I had the good fortune to be among the first non-mainstream commentators to publish an in-depth analysis of the planned constitutional amendments Vladimir Putin set out on Wednesday in his annual Address to Russia’s bicameral legislature. “Vladimir Putin Plans His Succession” was a runaway success in readership, attracting many times the normal daily number of visitors to my website in a global audience that reached 82 countries. I owe this success in large part to the generous references to my article made by bloggers with large established audiences, in particular to investment analyst Tom Luongo of Gold, Goats ‘n Guns (re-broadcast by Tyler Durden’s zerohedge.com) and to the Canadian retired diplomat and active online commentator Patrick Armstrong, who commands several sites. The article was also re-posted in full by Antiwar.com, who frequently carry my essays, as well as by Johnson’s Russia List, which has a select audience among U.S. universities.
Now, in these “further thoughts” I will address several important issues surrounding the planned constitutional reforms which I did not have the time or space to deal with in my first essay. Moreover, I must consider here elements of the ongoing flow of news from Russia bearing on any evaluation of the reforms, namely the results of the first meeting of the 75-member Working Group on constitutional change which Vladimir Putin convened already on Thursday and the exchanges between the incoming prime minister Mikhail Mishustin and members of the State Duma during and after his confirmation hearings.
I will deal in this essay mainly with significant matters that have not been discussed in the alternative media, not to mention in the establishment media, both of which have devoted a great number of column inches to the reforms since I first went to press.
Tom Friedman’s latest column obviously wasn’t fact-checked before it was published:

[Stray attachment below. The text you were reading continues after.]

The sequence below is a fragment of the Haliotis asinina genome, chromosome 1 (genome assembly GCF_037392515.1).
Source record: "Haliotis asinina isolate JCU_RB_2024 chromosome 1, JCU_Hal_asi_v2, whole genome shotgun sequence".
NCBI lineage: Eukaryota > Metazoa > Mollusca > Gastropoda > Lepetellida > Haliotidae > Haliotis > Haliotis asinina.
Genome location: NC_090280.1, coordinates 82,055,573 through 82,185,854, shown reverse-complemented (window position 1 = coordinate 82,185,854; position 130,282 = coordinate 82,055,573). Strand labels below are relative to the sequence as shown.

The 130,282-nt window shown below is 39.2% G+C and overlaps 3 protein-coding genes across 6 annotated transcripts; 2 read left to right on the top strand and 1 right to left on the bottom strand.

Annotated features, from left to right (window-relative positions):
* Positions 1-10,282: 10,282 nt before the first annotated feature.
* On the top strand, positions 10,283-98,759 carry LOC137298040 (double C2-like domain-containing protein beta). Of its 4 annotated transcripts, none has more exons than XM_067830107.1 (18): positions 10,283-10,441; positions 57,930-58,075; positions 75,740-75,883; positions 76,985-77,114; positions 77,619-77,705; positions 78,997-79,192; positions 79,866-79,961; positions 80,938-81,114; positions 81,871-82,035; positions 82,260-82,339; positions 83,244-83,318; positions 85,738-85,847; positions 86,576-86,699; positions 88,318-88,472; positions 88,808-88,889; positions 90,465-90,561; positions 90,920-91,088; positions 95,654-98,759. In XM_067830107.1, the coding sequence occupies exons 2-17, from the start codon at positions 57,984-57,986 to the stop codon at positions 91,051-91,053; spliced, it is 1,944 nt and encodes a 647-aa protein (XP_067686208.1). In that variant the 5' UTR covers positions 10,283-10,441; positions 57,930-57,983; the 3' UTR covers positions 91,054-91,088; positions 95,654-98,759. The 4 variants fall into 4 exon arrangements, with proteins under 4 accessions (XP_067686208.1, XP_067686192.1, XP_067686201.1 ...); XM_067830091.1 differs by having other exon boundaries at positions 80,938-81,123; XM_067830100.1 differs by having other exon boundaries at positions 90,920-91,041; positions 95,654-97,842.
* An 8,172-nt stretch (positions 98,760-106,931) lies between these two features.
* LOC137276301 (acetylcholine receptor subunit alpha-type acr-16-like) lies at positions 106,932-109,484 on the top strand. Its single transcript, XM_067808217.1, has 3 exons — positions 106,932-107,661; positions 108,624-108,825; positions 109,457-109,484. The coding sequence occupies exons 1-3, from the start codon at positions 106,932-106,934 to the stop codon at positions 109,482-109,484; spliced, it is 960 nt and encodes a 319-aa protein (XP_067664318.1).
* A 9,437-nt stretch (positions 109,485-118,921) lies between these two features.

And then, a few weeks later, Trump ordered the killing of Suleimani, an action that required him to shift more troops into the region and tell Iraqis that we’re not leaving their territory, even though their Parliament voted to evict us. It also prompted Iran to restart its nuclear weapons program [bold mine-DL], which could well necessitate U.S. military action.
Friedman’s claim that Iran restarted a “nuclear weapons program” is completely false. That isn’t what the Iranian government did, and it is irresponsible to say this when it is clearly untrue. Iran has no nuclear weapons program, and it hasn’t had anything like that for more than sixteen years. The Iranian government took another step in reducing its compliance with the JCPOA in the days following the assassination, but contrary to other misleading headlines their government did not abandon the nuclear deal. Iran has not repudiated its commitment to keep its nuclear program peaceful, and it doesn’t help in reducing tensions to suggest that they have. Trump’s recent actions are reckless and dangerous, but it is wrong to say that those actions have caused Iran to start up a nuclear weapons program. That isn’t the case, and engaging in more threat inflation when tensions are already so high is foolish. Friedman is not the only one to make this blunder, but it is the sort of sloppy mistake we expect from him.
So, Trump wants to add Middle Eastern nations (so far unspecified) to NATO so that the alliance can be more involved in the region. We need another obligation to go to war there like a hole in the head. That’s very peculiar for a Putin marionette who supposedly dislikes NATO, which by the way has grown already during his tenure. One always proposes larger missions for useless organizations. Such is the incoherence we’ve come to expect for the 45th occupant of the White House.
According to Politico, Trump said to reporters while describing in a call with NATO Secretary General Jens Stoltenberg:
I think that NATO should be expanded, and we should include the Middle East. Absolutely … because this is an international problem…. And we can come home, or largely come home and use NATO. It’s an international problem. We caught ISIS. We did Europe a big favor.
One thing that becomes clear to me when I wander into the world, and the minds, of geopolitical professionals – government people – is how limited and linear their thinking seems to be.
When I do so, an internal distress signal starts beeping and won’t stop, especially when the issue under discussion is war and mass destruction, i.e., suicide by nukes, which has a freshly intense relevance these days as Team Trump plays war with Iran.
The question for me goes well beyond democracy – the right of the public to have a say in what "we" do as a nation – and penetrates the decision-making process itself and the prevailing definition of what matters . . . and what doesn’t. What doesn’t matter, apparently, is any awareness that we live in one world, connected at the core: that the problems confronting this planet transcend the fragmentary "interests" of single, sovereign entities, even if the primary interest is survival itself.